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Friday, 5 May, 2000, 23:04 GMT 00:04 UK
Heart disease radiation advance
Heart disease patient
Patients with recurring heart disease will benefit
A radiation treatment for heart disease that was previously unavailable to UK patients will be used for the first time in a British hospital this month.

Brachytherapy, which involves very low doses of radiation and is usually used to treat cancer, will be used for angina sufferers at Leicester University Hospital.



The benefits of the therapy are that it saves the patient having an operation and it relieves the symptoms

Dr Tony Gershlick
It will be given to patients who have had previous treatment for the condition but have suffered tissue scarring.

The first three patients to benefit from the advance will be treated by consultant cardiologist Dr Tony Gershlick, who has been given the first licence in the UK to carry out the procedure.

The patients have already undergone balloon angioplasty treatment - where a tiny balloon is expanded within arteries to remove narrowing.

Around 23,000 angioplasties are done in the UK each year.

Stents - tiny wire meshes - are also inserted in the arteries of some patients to prevent the arteries narrowing again.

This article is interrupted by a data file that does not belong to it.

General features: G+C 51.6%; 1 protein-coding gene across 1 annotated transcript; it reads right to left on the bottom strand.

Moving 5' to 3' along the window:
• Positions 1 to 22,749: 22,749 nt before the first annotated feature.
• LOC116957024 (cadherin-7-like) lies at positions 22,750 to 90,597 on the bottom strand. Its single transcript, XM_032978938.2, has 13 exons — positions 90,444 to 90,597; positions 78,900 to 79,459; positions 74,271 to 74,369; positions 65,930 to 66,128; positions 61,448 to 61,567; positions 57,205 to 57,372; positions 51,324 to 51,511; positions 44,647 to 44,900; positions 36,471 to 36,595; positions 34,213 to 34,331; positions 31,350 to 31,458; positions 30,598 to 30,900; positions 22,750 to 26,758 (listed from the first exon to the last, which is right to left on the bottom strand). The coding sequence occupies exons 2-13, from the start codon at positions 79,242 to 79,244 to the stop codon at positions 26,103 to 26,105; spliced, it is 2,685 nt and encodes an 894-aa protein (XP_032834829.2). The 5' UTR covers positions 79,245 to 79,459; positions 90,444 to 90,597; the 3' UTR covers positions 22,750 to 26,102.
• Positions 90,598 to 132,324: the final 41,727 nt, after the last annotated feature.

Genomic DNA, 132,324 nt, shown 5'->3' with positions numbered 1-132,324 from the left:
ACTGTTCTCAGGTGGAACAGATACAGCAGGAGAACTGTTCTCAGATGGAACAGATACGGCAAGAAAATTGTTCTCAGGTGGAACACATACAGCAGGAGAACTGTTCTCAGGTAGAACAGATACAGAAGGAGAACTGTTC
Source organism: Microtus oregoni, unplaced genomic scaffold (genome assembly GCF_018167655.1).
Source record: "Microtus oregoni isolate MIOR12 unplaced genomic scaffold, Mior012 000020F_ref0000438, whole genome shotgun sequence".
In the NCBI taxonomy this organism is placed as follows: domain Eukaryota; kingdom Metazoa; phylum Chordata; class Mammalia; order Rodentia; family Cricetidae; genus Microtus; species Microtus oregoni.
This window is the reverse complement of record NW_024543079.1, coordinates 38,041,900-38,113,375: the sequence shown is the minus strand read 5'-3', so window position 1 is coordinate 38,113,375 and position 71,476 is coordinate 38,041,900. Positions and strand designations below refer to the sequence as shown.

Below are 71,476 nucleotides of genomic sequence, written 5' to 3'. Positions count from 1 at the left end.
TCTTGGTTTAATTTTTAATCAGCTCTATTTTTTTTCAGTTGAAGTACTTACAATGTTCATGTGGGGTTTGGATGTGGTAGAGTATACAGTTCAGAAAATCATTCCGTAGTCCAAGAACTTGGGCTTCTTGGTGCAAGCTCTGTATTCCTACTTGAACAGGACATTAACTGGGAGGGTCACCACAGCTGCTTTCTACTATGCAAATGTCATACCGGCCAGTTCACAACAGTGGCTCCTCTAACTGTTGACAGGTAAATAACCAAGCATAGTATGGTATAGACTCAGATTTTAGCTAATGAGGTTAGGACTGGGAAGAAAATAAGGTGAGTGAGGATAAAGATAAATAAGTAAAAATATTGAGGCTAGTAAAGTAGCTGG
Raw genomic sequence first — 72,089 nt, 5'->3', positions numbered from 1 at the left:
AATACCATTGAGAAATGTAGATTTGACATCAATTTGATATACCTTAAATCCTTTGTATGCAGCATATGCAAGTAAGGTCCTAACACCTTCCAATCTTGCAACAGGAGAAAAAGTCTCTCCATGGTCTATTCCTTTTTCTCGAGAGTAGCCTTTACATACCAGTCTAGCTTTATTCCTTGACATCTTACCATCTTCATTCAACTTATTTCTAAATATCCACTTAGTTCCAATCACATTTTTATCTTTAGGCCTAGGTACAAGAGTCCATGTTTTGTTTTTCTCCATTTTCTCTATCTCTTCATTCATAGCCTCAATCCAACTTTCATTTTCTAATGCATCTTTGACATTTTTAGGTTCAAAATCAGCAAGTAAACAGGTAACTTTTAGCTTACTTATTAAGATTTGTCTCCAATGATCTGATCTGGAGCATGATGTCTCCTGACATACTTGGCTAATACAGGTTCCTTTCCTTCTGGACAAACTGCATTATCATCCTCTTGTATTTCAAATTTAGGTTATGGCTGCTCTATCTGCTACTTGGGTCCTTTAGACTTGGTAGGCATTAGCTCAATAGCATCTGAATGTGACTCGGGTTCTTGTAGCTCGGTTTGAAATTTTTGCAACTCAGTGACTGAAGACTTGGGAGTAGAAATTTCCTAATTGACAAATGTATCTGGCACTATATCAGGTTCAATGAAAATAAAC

Scarred arteries

Among those given stents, around 10% suffer scarring of the tissue and, as a result, recurring angina.

Dr Gershlick told BBC News Online: "If there is re-narrowing of the stent, the optimal way of delivering it currently is to deliver radiation therapy.

"It is a tiny, tiny dose compared to, say, a chest x-ray. The radiation is delivered to the site of the stent with the scar tissue."

The radiation used is "moderately-safe" beta-emitting radiation which does not pose a risk to the staff delivering the treatment.

The procedure is already available in much of the world, and Dr Gershlick expects other doctors in the UK to start applying for licences.

He added: "The benefits of the therapy are that it saves the patient having an operation and it relieves the symptoms."

Brachytherapy is likely to be given to up to 100 patients a year in Leicester alone.

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21 Mar 00 | Medical notes
Heart disease
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